Jahrbuch für Geschichte der Literatur und Wissenschaften / Yearbook for the History of Literature, Humanities and Sciences
Ed. by Albrecht, Andrea / Danneberg, Lutz / Kablitz, Andreas / Regn, Gerhard / Schmidt-Biggemann, Wilhelm / Vollhardt, Friedrich
Editorial Board Member: Mahlmann-Bauer, Barbara / Epple, Moritz / Fick, Monika / Grafton, Anthony / Jaumann, Herbert / Klippel, Diethelm / Kühlmann, Wilhelm / Müller, Jan-Dirk / Nisbet, Hugh Barr / Proß, Wolfgang / Schönert, Jörg / Strohschneider, Peter
1 Issue per year
Wissen ist Macht!
Nicolò Partenio Giannettasio (1648–1715) und die neulateinische Gelehrtenkultur der Jesuiten in Neapel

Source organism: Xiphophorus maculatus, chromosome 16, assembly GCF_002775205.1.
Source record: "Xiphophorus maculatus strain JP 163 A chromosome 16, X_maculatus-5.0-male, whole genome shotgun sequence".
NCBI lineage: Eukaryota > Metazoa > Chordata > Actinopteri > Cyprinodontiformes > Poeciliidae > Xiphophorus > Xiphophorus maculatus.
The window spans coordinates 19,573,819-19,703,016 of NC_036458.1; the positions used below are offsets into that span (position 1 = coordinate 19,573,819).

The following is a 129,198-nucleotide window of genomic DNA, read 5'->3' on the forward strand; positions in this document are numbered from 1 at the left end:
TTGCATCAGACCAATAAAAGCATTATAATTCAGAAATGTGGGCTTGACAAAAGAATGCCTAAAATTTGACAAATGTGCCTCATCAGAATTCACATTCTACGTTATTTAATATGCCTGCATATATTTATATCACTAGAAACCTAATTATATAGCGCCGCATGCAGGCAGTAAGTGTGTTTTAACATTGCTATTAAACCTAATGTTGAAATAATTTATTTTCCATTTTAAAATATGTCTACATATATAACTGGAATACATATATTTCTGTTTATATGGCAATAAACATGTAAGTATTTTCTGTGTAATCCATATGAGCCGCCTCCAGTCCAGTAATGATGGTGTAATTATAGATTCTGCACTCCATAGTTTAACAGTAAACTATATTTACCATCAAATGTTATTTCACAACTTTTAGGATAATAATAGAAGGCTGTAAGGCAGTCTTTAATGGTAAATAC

With his poems, which comprise more than 40.000 hexametric verses and cover a wide range of secular topics, the Neapolitan Jesuit Nicolò Partenio Giannettasio (1648-1715) represents a very distinct form of neo-Latin didactic poetry: on the one hand, Giannettasio’s poems refer to the literary models of classical antiquity such as Vergil’s Georgics and contemporary Jesuit didactic poetry such as René Rapin’s Hortorum libri. Hence, the poet from Naples claims for himself to be the natural heir of his ›Neapolitan‹ poetic predecessors Vergil, Pontano and Sannazaro. On the other hand, Giannettasio’s poetry can be regarded as a very specific instrument used to spread Jesuit doctrine. The secular topics of his poems perfectly match the scientific interests of the Societas Iesu, and at the end of the sixteenth century, it is exactly this specific form of poetry that grants its success. As the addressees of his didactic poems are highly educated aristocrats, Giannettasio tries to emulate their literary taste and arranges the scientific material in a way that resembles the baroque Kunstkammer rather than a (plain) scientific treatise. Nevertheless, Giannettasio never loses sight of the principles of the Jesuit order. All in all, Giannettasio’s didactic poems provide a unique example for the combination of scientific material, classical models, and Jesuit doctrine and for spreading a local literary microculture by means of the worldwide Jesuit network.